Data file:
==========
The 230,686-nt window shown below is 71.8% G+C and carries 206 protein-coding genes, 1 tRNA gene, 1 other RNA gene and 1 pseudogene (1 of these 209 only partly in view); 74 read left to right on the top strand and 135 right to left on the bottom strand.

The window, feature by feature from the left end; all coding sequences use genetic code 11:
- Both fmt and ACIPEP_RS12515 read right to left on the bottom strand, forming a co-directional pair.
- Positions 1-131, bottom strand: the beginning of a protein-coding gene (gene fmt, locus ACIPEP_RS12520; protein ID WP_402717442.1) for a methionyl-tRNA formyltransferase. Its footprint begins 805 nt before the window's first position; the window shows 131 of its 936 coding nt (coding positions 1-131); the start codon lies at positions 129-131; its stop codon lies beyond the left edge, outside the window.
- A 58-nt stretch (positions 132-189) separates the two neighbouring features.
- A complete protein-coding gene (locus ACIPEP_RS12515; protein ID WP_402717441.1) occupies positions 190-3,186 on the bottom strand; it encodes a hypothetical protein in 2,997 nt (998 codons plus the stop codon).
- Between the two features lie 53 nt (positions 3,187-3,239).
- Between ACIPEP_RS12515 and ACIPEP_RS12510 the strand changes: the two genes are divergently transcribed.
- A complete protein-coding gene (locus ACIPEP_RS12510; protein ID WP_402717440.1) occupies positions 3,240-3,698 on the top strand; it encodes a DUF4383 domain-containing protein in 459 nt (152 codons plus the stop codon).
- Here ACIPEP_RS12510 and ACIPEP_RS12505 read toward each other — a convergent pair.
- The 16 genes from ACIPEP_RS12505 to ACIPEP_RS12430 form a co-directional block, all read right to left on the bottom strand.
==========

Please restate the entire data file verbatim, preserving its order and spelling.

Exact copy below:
The 230,686-nt window shown below is 71.8% G+C and carries 206 protein-coding genes, 1 tRNA gene, 1 other RNA gene and 1 pseudogene (1 of these 209 only partly in view); 74 read left to right on the top strand and 135 right to left on the bottom strand.

The window, feature by feature from the left end; all coding sequences use genetic code 11:
- Both fmt and ACIPEP_RS12515 read right to left on the bottom strand, forming a co-directional pair.
- Positions 1-131, bottom strand: the beginning of a protein-coding gene (gene fmt, locus ACIPEP_RS12520; protein ID WP_402717442.1) for a methionyl-tRNA formyltransferase. Its footprint begins 805 nt before the window's first position; the window shows 131 of its 936 coding nt (coding positions 1-131); the start codon lies at positions 129-131; its stop codon lies beyond the left edge, outside the window.
- A 58-nt stretch (positions 132-189) separates the two neighbouring features.
- A complete protein-coding gene (locus ACIPEP_RS12515; protein ID WP_402717441.1) occupies positions 190-3,186 on the bottom strand; it encodes a hypothetical protein in 2,997 nt (998 codons plus the stop codon).
- Between the two features lie 53 nt (positions 3,187-3,239).
- Between ACIPEP_RS12515 and ACIPEP_RS12510 the strand changes: the two genes are divergently transcribed.
- A complete protein-coding gene (locus ACIPEP_RS12510; protein ID WP_402717440.1) occupies positions 3,240-3,698 on the top strand; it encodes a DUF4383 domain-containing protein in 459 nt (152 codons plus the stop codon).
- Here ACIPEP_RS12510 and ACIPEP_RS12505 read toward each other — a convergent pair.
- The 16 genes from ACIPEP_RS12505 to ACIPEP_RS12430 form a co-directional block, all read right to left on the bottom strand.